Gay Marriage: Who Are the Real Bigots?
Plainly, declining to change the timeless definition of marriage deprives no one of “the civil rights once denied” to blacks, and it is an absurdity to claim otherwise. It is also a poisonous slur: For if opposing same-sex marriage is like opposing civil rights, then voters who backed Proposition 8 are no better than racists, the moral equivalent of those who turned the fire hoses on blacks in Birmingham in 1963.Other examples of “gay rights” bigotry abound, including the disruption of a church service in Michigan, and the forced resignation of the director of the California Musical Theatre because he made a campaign donation supporting traditional marriage.
Which is, of course, exactly what proponents of same-sex marriage contend.
It has become routine for the defenders of traditional wedlock to be cast as the worst sort of hateful bigots, “gladly donning the roles played by Lester Maddox and George Wallace in the civil rights era,” to quote The New York Times’s Frank Rich. Anyone who insists that marriage can only mean the union of male and female -- and “anyone” now includes a majority of voters in 30 of the 30 states where marriage amendments have been on the ballot -- can expect to be told that they are no better than racists, modern-day segregationists motivated by malevolence and an evil heart.
Thus, supporters of same-sex marriage regularly referred to the California ballot measure as “Proposition Hate,” while a group calling itself “Californians Against Hate” launched a website to publicize the names and addresses of donors to the Yes-on-8 campaign. Yet it was the foes of Proposition 8 whose hatred and intolerance were most vividly on display. Signs promoting the amendment were stolen or defaced, churches were vandalized, and at least one supporter of the amendment ended up in the hospital after being beaten by an assailant screaming: “What do you have against gays?”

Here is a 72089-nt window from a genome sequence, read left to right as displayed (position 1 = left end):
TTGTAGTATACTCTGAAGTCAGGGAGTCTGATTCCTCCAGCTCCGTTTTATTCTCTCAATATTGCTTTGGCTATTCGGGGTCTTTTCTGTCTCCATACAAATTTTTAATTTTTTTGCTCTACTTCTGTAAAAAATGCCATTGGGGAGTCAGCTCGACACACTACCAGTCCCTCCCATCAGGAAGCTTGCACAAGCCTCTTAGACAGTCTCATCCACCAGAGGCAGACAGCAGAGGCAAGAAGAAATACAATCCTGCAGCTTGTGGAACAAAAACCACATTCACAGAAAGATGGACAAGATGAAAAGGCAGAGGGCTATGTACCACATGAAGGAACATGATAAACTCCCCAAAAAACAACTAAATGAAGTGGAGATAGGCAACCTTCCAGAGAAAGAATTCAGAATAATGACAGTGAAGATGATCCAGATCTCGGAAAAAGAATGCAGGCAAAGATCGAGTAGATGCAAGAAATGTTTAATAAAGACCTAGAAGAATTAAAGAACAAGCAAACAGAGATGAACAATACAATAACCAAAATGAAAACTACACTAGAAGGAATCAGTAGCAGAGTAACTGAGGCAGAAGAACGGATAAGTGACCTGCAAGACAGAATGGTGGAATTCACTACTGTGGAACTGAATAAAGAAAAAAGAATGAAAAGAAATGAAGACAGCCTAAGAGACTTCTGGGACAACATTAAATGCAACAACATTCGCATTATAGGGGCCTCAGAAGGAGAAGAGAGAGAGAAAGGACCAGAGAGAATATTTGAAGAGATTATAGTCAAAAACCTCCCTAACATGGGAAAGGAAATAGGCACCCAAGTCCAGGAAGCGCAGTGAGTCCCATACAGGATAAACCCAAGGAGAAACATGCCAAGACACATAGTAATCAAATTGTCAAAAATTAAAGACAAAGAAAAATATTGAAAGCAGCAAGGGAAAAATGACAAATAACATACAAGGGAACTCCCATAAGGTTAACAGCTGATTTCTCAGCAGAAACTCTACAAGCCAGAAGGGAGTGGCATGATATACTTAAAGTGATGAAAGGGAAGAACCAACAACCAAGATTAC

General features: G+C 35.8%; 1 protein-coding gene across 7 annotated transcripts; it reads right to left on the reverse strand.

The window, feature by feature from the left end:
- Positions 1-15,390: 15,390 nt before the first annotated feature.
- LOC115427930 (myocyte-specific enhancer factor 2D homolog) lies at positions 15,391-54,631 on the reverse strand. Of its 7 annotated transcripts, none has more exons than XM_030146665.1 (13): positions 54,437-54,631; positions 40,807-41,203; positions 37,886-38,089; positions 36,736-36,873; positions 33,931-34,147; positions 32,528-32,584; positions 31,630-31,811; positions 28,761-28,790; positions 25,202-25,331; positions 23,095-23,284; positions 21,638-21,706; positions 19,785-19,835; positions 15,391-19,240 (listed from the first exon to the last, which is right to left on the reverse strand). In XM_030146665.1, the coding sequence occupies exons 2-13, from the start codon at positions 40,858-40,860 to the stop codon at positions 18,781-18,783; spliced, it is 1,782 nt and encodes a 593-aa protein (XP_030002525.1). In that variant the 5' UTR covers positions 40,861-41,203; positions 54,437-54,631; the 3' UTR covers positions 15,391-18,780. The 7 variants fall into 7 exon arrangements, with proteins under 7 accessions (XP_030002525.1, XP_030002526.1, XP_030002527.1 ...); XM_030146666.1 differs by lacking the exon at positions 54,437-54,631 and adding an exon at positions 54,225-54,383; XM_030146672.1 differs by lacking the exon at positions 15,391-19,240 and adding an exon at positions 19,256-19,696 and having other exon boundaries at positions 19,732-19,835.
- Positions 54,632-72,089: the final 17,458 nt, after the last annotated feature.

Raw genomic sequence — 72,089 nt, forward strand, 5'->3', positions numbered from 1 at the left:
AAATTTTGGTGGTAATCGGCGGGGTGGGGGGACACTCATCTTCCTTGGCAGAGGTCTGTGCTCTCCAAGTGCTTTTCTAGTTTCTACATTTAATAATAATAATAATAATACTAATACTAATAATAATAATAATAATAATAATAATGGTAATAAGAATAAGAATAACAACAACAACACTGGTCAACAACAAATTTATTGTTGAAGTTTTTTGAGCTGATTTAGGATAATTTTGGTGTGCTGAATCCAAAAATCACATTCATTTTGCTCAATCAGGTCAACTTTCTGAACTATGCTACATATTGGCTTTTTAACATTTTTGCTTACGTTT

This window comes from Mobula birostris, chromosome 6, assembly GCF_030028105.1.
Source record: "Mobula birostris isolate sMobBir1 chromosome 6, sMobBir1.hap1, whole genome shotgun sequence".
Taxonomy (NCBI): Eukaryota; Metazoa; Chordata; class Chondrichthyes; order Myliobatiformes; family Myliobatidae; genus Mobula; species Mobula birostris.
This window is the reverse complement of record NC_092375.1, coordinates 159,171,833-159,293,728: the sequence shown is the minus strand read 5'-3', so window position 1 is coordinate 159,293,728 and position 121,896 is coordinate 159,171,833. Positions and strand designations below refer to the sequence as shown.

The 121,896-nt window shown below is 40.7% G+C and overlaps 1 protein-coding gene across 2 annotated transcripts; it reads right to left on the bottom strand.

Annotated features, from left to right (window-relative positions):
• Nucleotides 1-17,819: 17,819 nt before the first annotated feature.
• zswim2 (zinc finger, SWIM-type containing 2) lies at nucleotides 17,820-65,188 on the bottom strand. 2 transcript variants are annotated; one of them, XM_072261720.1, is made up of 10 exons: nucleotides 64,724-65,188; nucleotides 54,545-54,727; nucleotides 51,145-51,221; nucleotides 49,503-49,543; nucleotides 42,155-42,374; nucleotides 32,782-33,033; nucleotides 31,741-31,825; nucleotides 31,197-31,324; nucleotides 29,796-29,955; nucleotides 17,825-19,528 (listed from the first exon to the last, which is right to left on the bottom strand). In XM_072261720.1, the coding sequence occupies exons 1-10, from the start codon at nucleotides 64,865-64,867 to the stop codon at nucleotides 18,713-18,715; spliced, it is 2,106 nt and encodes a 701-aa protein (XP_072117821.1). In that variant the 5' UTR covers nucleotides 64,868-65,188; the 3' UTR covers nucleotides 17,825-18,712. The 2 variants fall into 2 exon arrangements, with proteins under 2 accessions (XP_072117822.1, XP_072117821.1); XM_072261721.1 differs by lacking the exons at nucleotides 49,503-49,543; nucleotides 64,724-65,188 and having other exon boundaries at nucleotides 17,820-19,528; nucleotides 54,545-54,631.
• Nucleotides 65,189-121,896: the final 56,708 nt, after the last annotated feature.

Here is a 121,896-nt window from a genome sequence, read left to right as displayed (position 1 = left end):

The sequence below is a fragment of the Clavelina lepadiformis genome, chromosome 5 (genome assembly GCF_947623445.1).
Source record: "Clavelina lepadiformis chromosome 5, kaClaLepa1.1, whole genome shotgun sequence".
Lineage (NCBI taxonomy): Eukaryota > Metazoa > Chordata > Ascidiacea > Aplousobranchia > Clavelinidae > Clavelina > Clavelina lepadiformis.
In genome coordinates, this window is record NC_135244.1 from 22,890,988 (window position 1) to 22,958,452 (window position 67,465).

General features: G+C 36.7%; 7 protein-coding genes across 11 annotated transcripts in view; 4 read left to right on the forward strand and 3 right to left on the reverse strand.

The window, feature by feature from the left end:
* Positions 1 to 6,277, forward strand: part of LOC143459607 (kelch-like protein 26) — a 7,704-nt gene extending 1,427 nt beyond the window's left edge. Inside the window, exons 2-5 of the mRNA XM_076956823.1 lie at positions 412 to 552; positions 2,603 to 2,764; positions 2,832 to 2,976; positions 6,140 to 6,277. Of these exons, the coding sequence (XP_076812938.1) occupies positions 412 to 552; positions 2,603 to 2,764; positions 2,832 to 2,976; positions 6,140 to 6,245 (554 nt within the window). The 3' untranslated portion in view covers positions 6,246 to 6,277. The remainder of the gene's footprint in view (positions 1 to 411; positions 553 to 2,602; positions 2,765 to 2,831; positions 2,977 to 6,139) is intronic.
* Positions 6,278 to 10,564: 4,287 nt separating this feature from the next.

For sheer hatefulness and bigotry, however, nothing surpassed the anti-Proposition 8 television ad that depicted two Mormon missionaries forcing their way into the home of a married lesbian couple.
“Hi, we’re here from the Church of Jesus Christ of Latter-day Saints,” one of the Mormons says. “We’re here to take away your rights,” says the other.
The missionaries pull the wedding rings from the women’s fingers, then proceed to ransack the house, looking for their marriage license. When they find it, they triumphantly tear it up.
“Hey, we have rights,” one of the women protests.
“Not if we can help it,” one of the missionaries smugly replies.
As the commercial ends, a message appears on the screen: “Say NO to a church taking over your government.”
If black voters overwhelmingly reject the claim that marriage amendments like Proposition 8 are nothing more than bigotry-fueled assaults on civil rights, perhaps it is because they know only too well what real bigotry looks like. Perhaps it is because they resent the assertion that adhering to the ageless meaning of marriage is tantamount to supporting the pervasive humiliation and cruelty of Jim Crow. Perhaps it is because they are not impressed by strident condemnations of “intolerance” and “hate” by people who traffic in rank anti-Mormon hatemongering.
Or perhaps it is because they understand that a fundamental gulf separates the civil rights movement from the demand for same-sex marriage. One was a fight for genuine equality, for the right of black Americans to live on the same terms, and under the same restrictions, as whites. The other is a demand to change the terms on which marriage has always been available by giving it a meaning it has never before had. That isn’t civil rights -- and playing the race card doesn’t change that fact.
Add to that the fact that, right here on the Marquette campus, the former President of the Gay/Straight Alliance, insisted that no speaker opposing gay marriage should be allowed on campus, since such opposition would constitute “hate speech.”
In Massachusetts, for example, people opposed to gay marriage were subjected to harassment and intimidation.
The gay lobby, and their liberal allies, can’t tolerate people who disagree with them. The movement is essentially fascist.